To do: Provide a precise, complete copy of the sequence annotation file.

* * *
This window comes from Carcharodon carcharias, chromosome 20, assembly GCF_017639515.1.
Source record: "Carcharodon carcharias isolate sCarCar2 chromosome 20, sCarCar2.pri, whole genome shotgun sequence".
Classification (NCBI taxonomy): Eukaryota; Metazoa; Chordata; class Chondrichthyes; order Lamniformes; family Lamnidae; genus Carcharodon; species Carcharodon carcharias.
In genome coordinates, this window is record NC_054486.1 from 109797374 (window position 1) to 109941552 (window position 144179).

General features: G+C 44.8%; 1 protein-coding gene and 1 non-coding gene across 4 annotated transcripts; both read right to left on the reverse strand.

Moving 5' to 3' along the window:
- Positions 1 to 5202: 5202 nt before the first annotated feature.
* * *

This window comes from Carcharodon carcharias, chromosome 20, assembly GCF_017639515.1.
Source record: "Carcharodon carcharias isolate sCarCar2 chromosome 20, sCarCar2.pri, whole genome shotgun sequence".
Classification (NCBI taxonomy): Eukaryota; Metazoa; Chordata; class Chondrichthyes; order Lamniformes; family Lamnidae; genus Carcharodon; species Carcharodon carcharias.
In genome coordinates, this window is record NC_054486.1 from 109797374 (window position 1) to 109941552 (window position 144179).

General features: G+C 44.8%; 1 protein-coding gene and 1 non-coding gene across 4 annotated transcripts; both read right to left on the reverse strand.

Moving 5' to 3' along the window:
- Positions 1 to 5202: 5202 nt before the first annotated feature.